If you get injured and you file a case against the parties you feel are responsible for your injuries and pain and suffering, you may believe that the court will pay all the damages awarded to you by a jury of your peers. Why not, since you are the one suffering the financial effects and pain from the accident, right?
It may come as a surprise to you that even though the judge and jury may feel great sympathy for you, especially if your health is permanently compromised, many times the lawyer for the defendant will try to prove that you are partially or solely responsible for your own injuries. If they can prove that you share some of the responsibility through your own actions, comparative fault rules in Utah may lower the compensatory damages you receive.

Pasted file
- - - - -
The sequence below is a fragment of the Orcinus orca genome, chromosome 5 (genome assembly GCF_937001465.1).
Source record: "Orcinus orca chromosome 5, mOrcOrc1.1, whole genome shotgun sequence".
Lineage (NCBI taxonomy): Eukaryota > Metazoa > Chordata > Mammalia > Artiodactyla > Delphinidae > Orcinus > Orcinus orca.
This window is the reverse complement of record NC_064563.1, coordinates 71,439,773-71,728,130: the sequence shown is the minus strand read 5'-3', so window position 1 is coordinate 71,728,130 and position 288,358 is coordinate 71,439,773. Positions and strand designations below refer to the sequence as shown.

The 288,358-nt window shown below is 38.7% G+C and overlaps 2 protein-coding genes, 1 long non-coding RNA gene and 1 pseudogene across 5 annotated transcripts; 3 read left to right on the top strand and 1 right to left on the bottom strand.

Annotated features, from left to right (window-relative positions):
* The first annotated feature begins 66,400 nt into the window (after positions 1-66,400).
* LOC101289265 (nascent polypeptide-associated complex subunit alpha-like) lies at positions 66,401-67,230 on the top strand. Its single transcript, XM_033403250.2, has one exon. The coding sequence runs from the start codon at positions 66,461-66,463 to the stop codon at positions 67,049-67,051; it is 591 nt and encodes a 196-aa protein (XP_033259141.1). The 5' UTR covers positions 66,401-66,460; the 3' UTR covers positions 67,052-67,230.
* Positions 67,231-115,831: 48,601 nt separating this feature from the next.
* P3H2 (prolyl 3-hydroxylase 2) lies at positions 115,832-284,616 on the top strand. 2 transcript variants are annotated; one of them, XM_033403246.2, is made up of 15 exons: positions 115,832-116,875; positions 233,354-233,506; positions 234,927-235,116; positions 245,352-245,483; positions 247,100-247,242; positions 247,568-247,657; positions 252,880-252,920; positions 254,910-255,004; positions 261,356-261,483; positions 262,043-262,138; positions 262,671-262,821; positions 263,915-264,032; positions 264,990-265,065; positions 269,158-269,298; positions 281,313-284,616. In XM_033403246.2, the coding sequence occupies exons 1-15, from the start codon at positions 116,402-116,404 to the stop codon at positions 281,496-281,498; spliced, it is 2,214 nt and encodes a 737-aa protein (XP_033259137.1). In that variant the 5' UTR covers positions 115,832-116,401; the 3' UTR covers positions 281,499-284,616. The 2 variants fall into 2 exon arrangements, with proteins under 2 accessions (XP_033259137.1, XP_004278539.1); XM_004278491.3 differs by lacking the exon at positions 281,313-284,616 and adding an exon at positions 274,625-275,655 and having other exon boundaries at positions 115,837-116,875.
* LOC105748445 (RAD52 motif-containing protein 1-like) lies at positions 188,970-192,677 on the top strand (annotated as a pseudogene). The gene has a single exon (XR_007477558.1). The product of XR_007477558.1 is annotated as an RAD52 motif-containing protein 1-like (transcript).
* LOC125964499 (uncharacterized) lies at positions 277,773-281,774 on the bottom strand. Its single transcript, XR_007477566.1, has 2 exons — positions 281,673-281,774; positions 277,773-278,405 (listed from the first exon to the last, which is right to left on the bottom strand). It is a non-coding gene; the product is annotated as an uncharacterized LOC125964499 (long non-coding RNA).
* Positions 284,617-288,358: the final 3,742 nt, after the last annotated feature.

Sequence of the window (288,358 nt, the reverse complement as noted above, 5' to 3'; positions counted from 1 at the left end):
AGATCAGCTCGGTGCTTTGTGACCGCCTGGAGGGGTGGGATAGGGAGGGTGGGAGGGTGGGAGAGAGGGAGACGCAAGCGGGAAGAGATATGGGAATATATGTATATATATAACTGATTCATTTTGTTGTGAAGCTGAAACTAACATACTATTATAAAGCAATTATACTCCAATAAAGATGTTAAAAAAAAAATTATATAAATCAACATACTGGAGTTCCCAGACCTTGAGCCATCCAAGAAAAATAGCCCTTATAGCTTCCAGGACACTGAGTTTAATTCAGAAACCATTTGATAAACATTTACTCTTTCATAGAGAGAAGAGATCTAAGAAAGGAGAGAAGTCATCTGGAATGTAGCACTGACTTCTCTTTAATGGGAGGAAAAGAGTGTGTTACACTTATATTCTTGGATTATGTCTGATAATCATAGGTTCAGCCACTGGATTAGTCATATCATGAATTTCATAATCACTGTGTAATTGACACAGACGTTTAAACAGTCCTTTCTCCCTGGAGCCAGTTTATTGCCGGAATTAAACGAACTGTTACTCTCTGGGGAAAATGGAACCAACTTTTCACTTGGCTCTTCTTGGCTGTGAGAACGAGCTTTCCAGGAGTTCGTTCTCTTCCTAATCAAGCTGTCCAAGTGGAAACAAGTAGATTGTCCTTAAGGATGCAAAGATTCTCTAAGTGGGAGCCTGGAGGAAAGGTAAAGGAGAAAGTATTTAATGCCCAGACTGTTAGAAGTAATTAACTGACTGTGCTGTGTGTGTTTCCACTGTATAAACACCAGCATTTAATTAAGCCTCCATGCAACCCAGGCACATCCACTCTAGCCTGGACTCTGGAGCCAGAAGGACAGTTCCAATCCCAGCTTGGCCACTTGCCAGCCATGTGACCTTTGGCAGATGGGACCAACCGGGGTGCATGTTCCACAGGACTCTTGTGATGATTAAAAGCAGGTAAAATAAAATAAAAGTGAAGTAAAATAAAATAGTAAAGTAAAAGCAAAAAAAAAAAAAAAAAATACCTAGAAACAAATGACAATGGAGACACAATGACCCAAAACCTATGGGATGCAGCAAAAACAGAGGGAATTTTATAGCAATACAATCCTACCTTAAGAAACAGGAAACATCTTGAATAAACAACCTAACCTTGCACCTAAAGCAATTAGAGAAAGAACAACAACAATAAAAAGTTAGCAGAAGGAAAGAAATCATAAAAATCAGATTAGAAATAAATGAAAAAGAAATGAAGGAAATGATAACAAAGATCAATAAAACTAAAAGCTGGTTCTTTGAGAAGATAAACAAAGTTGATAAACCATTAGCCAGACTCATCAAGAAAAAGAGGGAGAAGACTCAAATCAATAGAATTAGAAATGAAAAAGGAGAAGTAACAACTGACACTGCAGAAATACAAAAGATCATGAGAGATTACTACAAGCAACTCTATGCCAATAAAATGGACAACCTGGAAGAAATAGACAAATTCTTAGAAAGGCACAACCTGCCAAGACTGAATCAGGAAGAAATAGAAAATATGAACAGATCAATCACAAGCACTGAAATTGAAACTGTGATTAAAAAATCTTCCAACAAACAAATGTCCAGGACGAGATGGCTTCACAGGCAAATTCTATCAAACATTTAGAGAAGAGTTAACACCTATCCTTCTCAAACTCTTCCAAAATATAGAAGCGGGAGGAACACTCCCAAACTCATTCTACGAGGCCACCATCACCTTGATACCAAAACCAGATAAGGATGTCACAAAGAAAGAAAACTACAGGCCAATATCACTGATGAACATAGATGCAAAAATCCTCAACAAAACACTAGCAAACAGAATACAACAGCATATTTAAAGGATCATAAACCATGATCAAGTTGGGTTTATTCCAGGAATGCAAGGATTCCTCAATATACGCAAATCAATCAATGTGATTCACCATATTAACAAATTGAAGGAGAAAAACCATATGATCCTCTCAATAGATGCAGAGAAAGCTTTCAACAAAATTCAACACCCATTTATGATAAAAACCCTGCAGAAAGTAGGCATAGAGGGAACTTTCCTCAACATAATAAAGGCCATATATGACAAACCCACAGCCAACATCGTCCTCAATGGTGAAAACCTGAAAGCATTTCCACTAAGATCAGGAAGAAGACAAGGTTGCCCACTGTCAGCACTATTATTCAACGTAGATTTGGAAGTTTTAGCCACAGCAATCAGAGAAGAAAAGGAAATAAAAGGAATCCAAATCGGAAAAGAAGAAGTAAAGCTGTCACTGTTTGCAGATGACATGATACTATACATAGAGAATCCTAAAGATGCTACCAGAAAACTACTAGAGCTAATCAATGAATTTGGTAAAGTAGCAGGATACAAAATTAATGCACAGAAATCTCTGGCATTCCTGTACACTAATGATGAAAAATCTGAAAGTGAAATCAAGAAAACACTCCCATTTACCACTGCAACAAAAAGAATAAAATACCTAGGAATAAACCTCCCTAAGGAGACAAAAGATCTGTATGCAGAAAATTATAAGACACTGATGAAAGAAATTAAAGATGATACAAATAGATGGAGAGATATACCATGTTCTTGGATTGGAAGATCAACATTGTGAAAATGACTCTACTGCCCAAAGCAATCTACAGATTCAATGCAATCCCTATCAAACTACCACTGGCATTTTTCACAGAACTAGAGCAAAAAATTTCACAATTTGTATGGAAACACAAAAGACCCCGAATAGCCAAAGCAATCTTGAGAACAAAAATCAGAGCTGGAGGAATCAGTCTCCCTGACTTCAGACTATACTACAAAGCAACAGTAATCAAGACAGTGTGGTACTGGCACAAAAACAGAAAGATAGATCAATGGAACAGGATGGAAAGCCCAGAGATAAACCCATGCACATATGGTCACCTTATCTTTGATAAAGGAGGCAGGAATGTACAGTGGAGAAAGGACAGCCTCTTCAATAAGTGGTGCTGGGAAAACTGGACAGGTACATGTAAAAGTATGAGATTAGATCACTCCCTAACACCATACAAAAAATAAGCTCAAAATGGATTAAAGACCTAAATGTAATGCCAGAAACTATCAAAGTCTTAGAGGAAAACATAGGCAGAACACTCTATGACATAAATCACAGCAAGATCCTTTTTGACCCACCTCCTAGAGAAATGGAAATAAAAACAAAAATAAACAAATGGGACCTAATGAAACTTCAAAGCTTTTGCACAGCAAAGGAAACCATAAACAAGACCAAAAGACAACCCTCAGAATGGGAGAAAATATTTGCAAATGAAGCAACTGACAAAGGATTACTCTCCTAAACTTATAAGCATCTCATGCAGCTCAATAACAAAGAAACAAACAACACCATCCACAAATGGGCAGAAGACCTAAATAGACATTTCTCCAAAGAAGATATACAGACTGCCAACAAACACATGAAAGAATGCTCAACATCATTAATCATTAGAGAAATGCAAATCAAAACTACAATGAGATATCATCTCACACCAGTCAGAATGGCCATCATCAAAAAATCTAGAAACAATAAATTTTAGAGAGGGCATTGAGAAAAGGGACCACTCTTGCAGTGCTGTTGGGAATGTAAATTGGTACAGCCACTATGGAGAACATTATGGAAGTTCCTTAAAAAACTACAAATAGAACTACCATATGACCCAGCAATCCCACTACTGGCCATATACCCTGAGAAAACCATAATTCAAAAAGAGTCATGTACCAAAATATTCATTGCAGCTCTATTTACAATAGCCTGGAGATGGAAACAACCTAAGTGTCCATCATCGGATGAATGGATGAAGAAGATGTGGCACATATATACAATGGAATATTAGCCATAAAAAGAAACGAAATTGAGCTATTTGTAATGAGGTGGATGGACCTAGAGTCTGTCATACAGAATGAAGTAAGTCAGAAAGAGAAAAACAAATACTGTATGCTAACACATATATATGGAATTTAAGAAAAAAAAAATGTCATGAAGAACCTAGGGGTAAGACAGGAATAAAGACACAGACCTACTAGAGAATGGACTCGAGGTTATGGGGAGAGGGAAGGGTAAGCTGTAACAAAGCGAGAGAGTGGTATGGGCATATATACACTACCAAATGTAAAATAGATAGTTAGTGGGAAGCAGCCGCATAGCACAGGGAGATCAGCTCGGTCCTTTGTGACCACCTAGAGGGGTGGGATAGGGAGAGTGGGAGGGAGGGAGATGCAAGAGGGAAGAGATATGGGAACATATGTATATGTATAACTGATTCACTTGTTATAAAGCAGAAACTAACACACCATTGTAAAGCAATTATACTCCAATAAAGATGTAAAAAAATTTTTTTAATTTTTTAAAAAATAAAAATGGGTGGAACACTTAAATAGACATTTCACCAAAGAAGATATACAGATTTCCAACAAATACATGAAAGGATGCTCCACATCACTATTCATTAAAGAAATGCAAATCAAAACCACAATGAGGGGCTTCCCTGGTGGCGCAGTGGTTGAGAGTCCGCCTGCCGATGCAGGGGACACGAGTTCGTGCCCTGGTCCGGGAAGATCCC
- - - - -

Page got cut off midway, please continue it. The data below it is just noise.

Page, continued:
Let’s say you were dining at a fine restaurant and had some wine with dinner. As you are leaving, you were talking to your spouse while walking and didn’t notice the spilled beverage on the floor. You slipped and fell, injuring your back. The defendant will probably argue that you are at least partially at fault for the fall because you were impaired after drinking alcohol, in addition to not paying attention to your surroundings. The jury decides that you were 30% at fault and the restaurant was 70% responsible for not removing the spill that you slipped on. The court awarded you significant damages, but under the rules of comparative fault, the amount will be reduced by the same percentage determined to be your fault. In this case, your damages would be reduced by a full 30%. If you had been extremely intoxicated and non-attentive and it was determined that you were therefore 50% or more at fault due to your inebriation, you may not receive any damages at all! This is why it is so important to have an attorney evaluate your case and be properly prepared for the complicated issues that can be presented in court.